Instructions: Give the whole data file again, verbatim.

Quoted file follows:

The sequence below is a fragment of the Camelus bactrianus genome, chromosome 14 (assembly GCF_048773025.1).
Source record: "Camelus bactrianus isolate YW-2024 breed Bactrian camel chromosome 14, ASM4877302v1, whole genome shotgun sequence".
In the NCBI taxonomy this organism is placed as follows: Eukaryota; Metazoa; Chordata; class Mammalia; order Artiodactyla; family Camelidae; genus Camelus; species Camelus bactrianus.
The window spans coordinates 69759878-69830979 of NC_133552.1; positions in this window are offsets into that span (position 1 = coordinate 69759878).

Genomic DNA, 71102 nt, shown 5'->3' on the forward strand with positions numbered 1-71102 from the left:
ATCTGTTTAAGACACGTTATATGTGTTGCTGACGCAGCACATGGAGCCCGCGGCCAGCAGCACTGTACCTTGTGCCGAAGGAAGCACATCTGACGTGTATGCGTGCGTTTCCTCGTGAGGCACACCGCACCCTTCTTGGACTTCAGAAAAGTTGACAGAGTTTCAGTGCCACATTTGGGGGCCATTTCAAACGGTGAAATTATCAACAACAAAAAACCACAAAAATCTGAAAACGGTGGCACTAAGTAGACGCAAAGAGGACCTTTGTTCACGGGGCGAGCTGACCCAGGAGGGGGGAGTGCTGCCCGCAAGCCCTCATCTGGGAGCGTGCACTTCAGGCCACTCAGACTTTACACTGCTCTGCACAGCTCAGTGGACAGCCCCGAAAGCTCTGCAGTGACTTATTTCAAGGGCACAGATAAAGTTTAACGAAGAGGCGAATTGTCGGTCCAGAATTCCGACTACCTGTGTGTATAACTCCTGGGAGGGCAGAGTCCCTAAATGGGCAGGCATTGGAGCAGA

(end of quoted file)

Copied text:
The sequence below is a fragment of the Camelus bactrianus genome, chromosome 14 (assembly GCF_048773025.1).
Source record: "Camelus bactrianus isolate YW-2024 breed Bactrian camel chromosome 14, ASM4877302v1, whole genome shotgun sequence".
In the NCBI taxonomy this organism is placed as follows: Eukaryota; Metazoa; Chordata; class Mammalia; order Artiodactyla; family Camelidae; genus Camelus; species Camelus bactrianus.
The window spans coordinates 69759878-69830979 of NC_133552.1; positions in this window are offsets into that span (position 1 = coordinate 69759878).

Genomic DNA, 71102 nt, shown 5'->3' on the forward strand with positions numbered 1-71102 from the left:
ATCTGTTTAAGACACGTTATATGTGTTGCTGACGCAGCACATGGAGCCCGCGGCCAGCAGCACTGTACCTTGTGCCGAAGGAAGCACATCTGACGTGTATGCGTGCGTTTCCTCGTGAGGCACACCGCACCCTTCTTGGACTTCAGAAAAGTTGACAGAGTTTCAGTGCCACATTTGGGGGCCATTTCAAACGGTGAAATTATCAACAACAAAAAACCACAAAAATCTGAAAACGGTGGCACTAAGTAGACGCAAAGAGGACCTTTGTTCACGGGGCGAGCTGACCCAGGAGGGGGGAGTGCTGCCCGCAAGCCCTCATCTGGGAGCGTGCACTTCAGGCCACTCAGACTTTACACTGCTCTGCACAGCTCAGTGGACAGCCCCGAAAGCTCTGCAGTGACTTATTTCAAGGGCACAGATAAAGTTTAACGAAGAGGCGAATTGTCGGTCCAGAATTCCGACTACCTGTGTGTATAACTCCTGGGAGGGCAGAGTCCCTAAATGGGCAGGCATTGGAGCAGA